"Then Bhishma, O king, addressing king Yudhisthira the just, said, "O Bharata, let Arghya (an article of respect) be offered unto the kings as each of them deserveth. Listen, O Yudhishthira, the preceptor, the sacrificial priest, the relative, the Snataka, the friend, and the king, it hath been said are the six that deserve Arghya. The wise have said that when any of these dwell with one for full one year he deserveth to be worshipped with Arghya. These kings have been staying with us for some time. Therefore, O king, let Arghyas be procured to be offered unto each of them. And let an Arghya be presented first of all unto him among those present who is the foremost.

It is after this that they decide to honour Krishna and the entire Shishupal episode happens. I shall not go into that here as it would take away from the point under discussion.

As regards the Ashwamedh, the below text from SECTION LXXII of the Ashwamedha Parva give us an introduction to what was required for the ceremony:

"Vyasa said, 'Myself, O son of Kunti, and Paila and Yajnavalkya, shall without doubt, achieve every rite at the proper time. The rite of initiating thee will be performed on the day of full moon belonging to the month of Chaitra. Let all the necessaries of the sacrifice, O foremost of men, be got ready. Let Sutas well-versed in the science of horses, and let Brahmanas also possessed of the same lore, select, after examination, a worthy horse in order that thy sacrifice maybe completed. Loosening the animal according to the injunctions of the scriptures, let him wander over the whole Earth with her belt of seas, displaying thy blazing glory, O king!'

"Yudhishthira said, 'Let arrangements be made by thee, O regenerate one, about loosening this horse for enabling it to wander over the Earth at its will. It behoveth thee, O ascetic, to say who will protect this steed while roaming over the Earth freely according to its will.'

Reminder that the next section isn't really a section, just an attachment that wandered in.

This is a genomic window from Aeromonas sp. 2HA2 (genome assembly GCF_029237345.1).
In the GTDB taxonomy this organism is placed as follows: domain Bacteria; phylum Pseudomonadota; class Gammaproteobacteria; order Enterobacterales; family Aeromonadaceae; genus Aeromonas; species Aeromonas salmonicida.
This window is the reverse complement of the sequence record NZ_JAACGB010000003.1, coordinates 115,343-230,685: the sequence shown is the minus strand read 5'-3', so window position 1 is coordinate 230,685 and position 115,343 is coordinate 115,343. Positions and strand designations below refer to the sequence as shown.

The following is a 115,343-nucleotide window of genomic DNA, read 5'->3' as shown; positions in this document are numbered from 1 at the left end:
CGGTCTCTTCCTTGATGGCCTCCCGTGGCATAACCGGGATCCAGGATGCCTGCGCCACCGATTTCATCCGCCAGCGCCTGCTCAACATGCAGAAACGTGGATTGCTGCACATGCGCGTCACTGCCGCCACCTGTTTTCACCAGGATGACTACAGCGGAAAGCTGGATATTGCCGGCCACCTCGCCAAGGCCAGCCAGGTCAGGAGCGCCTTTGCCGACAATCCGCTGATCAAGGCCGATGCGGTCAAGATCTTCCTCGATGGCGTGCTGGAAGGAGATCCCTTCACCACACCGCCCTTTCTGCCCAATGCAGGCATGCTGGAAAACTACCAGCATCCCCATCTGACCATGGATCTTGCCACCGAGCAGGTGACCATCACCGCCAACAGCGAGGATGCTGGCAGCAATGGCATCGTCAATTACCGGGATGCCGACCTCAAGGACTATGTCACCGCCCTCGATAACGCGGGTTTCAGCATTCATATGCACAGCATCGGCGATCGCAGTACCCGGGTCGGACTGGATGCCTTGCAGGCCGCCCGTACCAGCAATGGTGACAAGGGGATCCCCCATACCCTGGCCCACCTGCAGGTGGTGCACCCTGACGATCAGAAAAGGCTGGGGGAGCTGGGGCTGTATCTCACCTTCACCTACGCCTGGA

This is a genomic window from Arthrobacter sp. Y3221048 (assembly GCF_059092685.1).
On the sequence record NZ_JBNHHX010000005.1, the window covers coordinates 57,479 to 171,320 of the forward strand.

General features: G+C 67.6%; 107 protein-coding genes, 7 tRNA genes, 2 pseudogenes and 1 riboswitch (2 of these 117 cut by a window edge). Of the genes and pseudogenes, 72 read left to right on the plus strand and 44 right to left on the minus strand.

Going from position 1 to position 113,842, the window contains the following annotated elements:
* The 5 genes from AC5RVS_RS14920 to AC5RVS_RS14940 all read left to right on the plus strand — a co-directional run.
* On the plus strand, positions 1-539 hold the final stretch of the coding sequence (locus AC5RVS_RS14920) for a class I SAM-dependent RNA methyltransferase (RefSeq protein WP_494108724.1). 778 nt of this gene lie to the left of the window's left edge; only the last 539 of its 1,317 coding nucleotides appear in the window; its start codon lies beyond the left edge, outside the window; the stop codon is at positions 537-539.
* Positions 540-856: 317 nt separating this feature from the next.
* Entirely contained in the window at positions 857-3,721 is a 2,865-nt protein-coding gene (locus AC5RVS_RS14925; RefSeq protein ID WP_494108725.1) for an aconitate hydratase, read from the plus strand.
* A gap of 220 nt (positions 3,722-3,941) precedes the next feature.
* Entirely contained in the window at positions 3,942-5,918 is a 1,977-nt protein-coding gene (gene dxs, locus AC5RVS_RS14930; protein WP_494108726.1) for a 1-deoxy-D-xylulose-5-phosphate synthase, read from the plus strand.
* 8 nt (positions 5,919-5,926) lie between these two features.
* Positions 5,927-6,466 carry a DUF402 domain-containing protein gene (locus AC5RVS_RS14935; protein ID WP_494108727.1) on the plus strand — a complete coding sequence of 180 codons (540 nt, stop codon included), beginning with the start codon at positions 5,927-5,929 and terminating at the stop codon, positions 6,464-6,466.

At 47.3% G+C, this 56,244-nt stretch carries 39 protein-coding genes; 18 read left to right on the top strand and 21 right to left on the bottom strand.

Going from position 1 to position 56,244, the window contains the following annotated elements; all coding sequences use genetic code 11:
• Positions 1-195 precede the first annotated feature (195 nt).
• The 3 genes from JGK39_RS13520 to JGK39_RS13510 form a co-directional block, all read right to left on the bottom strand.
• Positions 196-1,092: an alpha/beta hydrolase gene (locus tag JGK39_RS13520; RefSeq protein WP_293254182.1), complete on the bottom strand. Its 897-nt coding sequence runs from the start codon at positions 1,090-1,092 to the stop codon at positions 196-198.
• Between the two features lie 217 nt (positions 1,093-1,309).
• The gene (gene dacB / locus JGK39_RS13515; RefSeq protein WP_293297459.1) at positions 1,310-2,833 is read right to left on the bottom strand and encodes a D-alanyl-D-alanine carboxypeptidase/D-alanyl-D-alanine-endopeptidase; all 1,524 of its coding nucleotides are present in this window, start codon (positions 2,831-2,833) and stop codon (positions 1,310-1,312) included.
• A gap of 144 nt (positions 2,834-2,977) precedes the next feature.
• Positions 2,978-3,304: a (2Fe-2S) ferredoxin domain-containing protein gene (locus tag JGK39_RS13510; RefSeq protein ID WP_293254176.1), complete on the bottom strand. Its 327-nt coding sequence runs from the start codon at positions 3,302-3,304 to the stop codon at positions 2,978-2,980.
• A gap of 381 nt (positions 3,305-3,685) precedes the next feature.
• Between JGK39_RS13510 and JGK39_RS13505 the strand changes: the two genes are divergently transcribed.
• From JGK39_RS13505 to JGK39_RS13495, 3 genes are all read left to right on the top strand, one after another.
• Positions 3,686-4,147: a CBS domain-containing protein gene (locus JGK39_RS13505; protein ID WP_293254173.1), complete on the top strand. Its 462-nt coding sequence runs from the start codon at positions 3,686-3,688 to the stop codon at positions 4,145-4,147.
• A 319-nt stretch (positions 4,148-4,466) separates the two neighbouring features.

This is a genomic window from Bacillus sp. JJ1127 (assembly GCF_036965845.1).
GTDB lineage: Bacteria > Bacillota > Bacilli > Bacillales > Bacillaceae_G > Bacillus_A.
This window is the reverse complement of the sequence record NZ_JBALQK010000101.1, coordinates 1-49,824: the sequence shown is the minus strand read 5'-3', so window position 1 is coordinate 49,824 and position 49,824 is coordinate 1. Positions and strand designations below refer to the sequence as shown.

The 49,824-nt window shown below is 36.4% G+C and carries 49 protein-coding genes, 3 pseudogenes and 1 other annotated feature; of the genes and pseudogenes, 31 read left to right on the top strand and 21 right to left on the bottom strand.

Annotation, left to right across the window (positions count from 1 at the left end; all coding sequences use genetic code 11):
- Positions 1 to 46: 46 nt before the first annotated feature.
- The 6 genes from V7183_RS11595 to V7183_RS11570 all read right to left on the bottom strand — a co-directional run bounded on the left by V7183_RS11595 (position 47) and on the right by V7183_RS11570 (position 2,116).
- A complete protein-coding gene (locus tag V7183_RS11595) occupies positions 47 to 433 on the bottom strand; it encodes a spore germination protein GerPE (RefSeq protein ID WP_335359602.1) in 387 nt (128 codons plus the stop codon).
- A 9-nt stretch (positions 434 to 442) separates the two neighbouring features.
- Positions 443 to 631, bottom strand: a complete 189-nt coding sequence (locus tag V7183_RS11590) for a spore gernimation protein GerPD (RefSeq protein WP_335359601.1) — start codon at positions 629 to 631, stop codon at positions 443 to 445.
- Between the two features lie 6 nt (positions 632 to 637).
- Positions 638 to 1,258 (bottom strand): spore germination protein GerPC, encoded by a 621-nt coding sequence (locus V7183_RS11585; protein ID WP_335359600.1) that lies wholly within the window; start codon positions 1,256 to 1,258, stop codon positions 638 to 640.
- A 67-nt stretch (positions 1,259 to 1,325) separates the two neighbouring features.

"Vaisampayana continued, 'Thus addressed (by king Yudhishthira), O monarch, the Island-born Krishna said, 'He who is born after Bhimasena, who is the foremost of all bowmen, who is called Jishnu, who is endued with great patience and capable of overcoming all resistance,he will protect the horse. That destroyer of the Nivatakavachas is competent to conquer the whole Earth. In him are all celestial weapons. His body is like that of a celestial in its powers of endurance. His bow and quivers are celestial. Even he will follow this horse. He is well versed in both Religion and wealth. He is a master of all the sciences. O foremost of kings, he will agreeably to the scriptures, cause the steed to roam and graze at its will.

"Yudhishthira said, 'Come, O Arjuna, let the horse, O hero, be protected by thee. Thou alone art competent to protect it, and none else. Those kings, O mighty-armed hero, who will come forward to encounter thee, try, O sinless one, to avoid battles with them to the best of thy power. Thou shouldst also invite them all to this sacrifice of mine. Indeed, O mighty-armed one go forth but try to establish friendly relations with them.'

"Vaisampayana continued, 'The righteous-souled king Yudhishthira, having said so unto his brother Savyasachin, commanded Bhima and Nakula to protect the city. With the permission of king Dhritarashtra, Yudhishthira then set Sahadeva, that foremost of warriors, to wait upon all the invited guests.'"

Hence the entire ritual revolved around the Ashwa or the horse who was to be sacrificed at the end of the ceremony. The other details of the ritual can be checked in the Ashwamedha Prakarana of the Shukla Yajurveda.

  • Thanks for your effort. I didn't have enough time to check the whole answer, will consider soon.
    – Pandya
    Dec 19, 2017 at 10:24
  • @Pandya my pleasure. Do check and comment if it is what you're looking for :) Feb 15, 2018 at 11:00